The A-100 is one massive and robustly designed component. The outer panels are of thick, non-resonant aerospace-grade aluminum. The chassis is extremely rigid, with the power supply and the transformers residing in the center of the chassis, surrounded by the circuitry to ensure isolation from vibration and resonance. The three self-leveling isolation feet on the bottom panel of the amp further aid in control of vibration.

Monolithic yet handsome in a chunky sort of way, the A-100 takes up a lot of real estate. Although its footprint is similar to my Concentra’s, it’s almost twice as high and twice as heavy. Dimensionally, the A-100 measures 15 1/16"W x 9 7/8"H x 19 1/16"D and weighs in at 88 pounds. There are no rack-mounting handles, and although I was able to lift the A-100 out of its box with a quick clean and jerk, I wouldn’t recommend it. Get a buddy to help you.

A centrally placed motorized volume knob dominates the subtly sculpted front panel. Above this are five buttons for choosing among three single-ended RCA inputs and one balanced XLR input, plus one button for muting. Below the volume knob is the power button, which initially glows red when the A-100 is powering up but then glows blue once the amplifier section is up to its proper operating temperature. The same pleasing blue color indicates which input button is in use and also if the muting is on.

The A-100 is equipped with a protection circuit that activates if it’s driven into overload. When the protection circuit has been activated, the power button glows red until the amp is switched off and allowed to recover. Despite driving the amp at high output levels, not once did the protection circuit activate for me. The last item on the front panel is a sensor for the supplied remote control, which allows for input selection, muting and volume control. The remote is illuminated and is also compatible with Esoteric’s digital integrated amplifiers and can control the functions of the company's disc players, with the exception of the P-01/D-01 transport and DAC.

The rear panel has three WBT RCA inputs and one XLR input for use with line-level sources. There’s one additional RCA input for use if the A-100 is paired with a preamplifier or a digital source with its own volume control. A switch below the inputs allows for switching between line in and direct in. Although my Wadia 830 CD player has a digital volume control, I’ve never used it, and since I didn’t have an audiophile-grade RCA-terminated interconnect handy, I wasn’t able to assess this particular feature.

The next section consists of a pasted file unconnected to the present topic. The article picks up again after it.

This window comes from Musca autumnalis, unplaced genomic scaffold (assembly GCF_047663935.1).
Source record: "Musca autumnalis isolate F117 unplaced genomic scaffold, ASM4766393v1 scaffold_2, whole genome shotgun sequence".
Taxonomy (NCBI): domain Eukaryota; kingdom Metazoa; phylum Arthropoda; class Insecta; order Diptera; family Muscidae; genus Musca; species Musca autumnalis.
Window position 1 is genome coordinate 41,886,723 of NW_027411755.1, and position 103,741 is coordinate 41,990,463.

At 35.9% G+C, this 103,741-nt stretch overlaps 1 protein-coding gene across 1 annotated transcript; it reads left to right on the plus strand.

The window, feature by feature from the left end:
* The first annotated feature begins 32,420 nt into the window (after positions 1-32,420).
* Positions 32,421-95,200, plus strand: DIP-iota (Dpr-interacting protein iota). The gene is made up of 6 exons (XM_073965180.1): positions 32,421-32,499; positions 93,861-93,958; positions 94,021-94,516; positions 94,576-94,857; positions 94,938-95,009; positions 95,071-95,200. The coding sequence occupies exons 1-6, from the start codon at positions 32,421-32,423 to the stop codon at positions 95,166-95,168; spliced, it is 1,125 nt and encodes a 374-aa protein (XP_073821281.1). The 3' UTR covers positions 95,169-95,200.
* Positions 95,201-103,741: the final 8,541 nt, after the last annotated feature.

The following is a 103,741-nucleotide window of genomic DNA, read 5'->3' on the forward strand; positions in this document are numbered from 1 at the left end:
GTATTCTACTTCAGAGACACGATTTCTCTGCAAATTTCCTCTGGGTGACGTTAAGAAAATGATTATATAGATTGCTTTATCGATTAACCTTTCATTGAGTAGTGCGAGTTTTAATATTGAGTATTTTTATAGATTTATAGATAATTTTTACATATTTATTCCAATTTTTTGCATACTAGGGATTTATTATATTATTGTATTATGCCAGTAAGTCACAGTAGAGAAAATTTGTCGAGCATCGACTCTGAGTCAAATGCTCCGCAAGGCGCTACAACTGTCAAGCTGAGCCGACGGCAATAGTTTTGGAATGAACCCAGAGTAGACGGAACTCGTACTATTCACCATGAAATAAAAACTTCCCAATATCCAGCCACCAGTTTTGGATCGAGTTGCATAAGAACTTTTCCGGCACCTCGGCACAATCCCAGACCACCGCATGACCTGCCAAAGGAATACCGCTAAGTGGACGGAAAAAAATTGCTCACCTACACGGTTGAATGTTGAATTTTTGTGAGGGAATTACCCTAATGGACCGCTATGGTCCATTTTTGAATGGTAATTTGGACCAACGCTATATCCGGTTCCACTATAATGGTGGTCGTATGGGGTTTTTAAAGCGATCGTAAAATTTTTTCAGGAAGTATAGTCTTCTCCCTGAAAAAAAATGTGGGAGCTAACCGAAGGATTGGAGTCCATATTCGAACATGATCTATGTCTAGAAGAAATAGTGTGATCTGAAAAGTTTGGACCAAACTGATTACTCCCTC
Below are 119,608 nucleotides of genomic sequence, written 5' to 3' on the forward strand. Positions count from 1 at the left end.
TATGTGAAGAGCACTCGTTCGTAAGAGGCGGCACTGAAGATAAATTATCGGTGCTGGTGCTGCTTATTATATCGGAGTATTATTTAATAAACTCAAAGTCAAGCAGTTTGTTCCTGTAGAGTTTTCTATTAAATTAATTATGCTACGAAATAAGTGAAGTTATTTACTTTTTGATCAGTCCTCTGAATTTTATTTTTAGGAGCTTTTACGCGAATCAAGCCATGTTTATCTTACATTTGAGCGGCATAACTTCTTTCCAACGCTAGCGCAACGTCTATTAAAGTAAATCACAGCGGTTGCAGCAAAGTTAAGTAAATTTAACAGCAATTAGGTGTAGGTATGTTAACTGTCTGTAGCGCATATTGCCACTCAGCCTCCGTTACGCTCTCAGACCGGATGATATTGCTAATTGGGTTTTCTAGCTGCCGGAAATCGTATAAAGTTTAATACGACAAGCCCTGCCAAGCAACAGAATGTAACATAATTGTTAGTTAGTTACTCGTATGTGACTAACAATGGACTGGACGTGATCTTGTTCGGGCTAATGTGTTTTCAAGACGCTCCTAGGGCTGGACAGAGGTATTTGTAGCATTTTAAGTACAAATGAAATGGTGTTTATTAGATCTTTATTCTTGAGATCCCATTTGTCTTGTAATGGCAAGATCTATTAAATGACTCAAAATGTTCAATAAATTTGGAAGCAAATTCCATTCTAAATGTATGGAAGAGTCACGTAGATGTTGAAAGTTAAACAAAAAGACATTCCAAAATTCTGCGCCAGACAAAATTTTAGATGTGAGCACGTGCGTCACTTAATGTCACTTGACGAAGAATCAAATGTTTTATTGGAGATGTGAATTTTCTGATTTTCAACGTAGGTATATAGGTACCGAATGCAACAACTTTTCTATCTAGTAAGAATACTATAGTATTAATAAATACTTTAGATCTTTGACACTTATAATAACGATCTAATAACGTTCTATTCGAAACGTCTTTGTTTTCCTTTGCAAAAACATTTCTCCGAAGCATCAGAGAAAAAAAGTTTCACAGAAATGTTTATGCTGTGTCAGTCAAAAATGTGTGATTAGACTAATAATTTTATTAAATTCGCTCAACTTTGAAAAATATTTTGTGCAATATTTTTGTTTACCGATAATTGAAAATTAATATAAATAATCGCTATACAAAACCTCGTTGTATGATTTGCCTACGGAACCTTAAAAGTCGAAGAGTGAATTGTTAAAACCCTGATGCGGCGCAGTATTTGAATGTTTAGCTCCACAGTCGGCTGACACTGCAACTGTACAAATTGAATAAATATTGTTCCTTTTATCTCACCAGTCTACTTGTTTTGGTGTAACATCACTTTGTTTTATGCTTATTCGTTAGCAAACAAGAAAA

Connection to the speakers is via one of three pairs of vertically arrayed, gold-plated, plastic-shrouded WBT Nextgen binding posts, which are suitable for bare wire, spade lugs, and banana plugs. The middle and lower posts are for connecting speakers rated as a 4-ohm load and the upper and lower posts are for connecting 8-ohm (and higher) speakers. I’ve heard others complain about these posts, but for the life of me I can’t understand why. They were very easy to use, with my spade lugs slotting right in, with a snug fit once the post was tightened. The post can be tightened manually with no need for a post wrench and there’s no risk of over-tightening. Too bad all amps don’t come equipped with them.

Although the left lower corner of the A-100's rear panel has a rhodium-plated socket for an aftermarket power cord, Esoteric recommends using the supplied power cord, stating that use of other power cords may result in fire or electric shock. The last item on the rear panel is a bias switch at the top for setting the bias current for the KT88 output tubes. There are two modes -- A and B, with B being the standard setting. According to Esoteric, the A mode has a slightly reduced bias voltage, which may result in a slightly finer sound with enhanced detail suitable for classical music, but in non-blind and blind testing, I could not appreciate any difference between the two settings and left the amp in B mode for the duration of the review.